As President Obama makes the case for supporting the al Qaeda backed rebels in Syria, maintains quasi-support for the Muslim Brotherhood in Egypt, pushes Israel to release more Palestinian terrorists, and negotiates with the Taliban in Afghanistan, a new poll reveals that the American people do not believe that al Qaeda has been weakened. Just 31 percent of adults think al Qaeda is weaker than it was on September 11, 2001; a full 29 percent of adults think al Qaeda is now stronger, and another 29 percent think al Qaeda is of similar strength.
Given last September 11’s events in Benghazi, the closing of American embassies around the globe in August, and President Obama’s muscular case for strengthening NSA surveillance of the American people thanks to terror, the American people have every reason to believe that al Qaeda is in strong shape. Only 39 percent of likely voters think the United States is now safer than it was on September 11, with 36 percent disagreeing, according to a July Rasmussen poll.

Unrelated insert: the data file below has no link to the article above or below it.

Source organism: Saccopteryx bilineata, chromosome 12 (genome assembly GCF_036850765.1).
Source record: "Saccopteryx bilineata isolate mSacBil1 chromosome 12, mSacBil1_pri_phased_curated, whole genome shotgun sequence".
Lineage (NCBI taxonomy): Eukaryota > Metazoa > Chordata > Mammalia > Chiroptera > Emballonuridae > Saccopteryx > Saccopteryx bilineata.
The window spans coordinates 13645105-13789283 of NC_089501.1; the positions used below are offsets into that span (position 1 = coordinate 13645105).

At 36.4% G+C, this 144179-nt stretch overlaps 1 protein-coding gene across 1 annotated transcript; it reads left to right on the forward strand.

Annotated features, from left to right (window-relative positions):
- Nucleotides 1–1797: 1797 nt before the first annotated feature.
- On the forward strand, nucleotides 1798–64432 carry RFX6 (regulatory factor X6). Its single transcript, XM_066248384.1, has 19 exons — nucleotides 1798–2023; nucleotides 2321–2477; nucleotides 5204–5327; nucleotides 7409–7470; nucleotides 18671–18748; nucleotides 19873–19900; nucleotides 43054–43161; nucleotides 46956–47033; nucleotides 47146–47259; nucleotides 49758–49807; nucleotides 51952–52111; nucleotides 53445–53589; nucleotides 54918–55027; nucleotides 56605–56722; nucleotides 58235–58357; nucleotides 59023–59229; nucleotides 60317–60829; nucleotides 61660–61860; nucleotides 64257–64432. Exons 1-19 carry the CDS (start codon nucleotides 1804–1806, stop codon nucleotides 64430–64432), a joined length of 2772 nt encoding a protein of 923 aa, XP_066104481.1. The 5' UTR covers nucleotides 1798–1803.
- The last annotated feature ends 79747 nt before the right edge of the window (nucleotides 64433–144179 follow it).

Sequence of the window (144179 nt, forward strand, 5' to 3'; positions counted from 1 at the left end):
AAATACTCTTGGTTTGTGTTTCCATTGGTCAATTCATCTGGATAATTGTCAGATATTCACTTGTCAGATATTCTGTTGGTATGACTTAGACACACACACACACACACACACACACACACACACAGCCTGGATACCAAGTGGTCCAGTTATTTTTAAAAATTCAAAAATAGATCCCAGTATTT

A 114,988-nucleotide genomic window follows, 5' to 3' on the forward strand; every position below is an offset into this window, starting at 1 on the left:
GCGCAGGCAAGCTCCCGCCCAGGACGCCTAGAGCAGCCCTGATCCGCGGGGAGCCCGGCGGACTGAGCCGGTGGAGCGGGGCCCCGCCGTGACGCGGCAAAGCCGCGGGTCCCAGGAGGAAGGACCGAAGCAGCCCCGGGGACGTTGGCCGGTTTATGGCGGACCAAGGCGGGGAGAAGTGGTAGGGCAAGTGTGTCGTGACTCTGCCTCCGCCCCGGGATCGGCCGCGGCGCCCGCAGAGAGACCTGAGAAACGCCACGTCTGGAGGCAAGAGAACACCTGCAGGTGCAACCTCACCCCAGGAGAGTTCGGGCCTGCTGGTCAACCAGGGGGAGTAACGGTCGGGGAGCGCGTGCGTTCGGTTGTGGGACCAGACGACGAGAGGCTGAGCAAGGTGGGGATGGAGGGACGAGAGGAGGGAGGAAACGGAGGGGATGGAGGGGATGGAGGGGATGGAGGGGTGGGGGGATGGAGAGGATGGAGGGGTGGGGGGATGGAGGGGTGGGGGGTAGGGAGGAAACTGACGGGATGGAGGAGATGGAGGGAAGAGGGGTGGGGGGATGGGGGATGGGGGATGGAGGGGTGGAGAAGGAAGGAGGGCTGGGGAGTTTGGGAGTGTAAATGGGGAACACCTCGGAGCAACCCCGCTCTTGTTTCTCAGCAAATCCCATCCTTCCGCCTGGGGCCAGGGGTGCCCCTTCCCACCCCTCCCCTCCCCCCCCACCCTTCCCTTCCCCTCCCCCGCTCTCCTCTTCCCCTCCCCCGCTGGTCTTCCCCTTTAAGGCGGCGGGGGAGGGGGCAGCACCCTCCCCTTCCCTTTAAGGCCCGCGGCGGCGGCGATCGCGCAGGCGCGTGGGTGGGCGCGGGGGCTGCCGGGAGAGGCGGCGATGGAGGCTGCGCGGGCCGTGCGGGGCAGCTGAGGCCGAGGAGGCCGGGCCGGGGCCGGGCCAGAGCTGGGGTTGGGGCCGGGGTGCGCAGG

Ben Shapiro is Editor-At-Large of Breitbart News and author of the New York Times bestseller “Bullies: How the Left’s Culture of Fear and Intimidation Silences America” (Threshold Editions, January 8, 2013).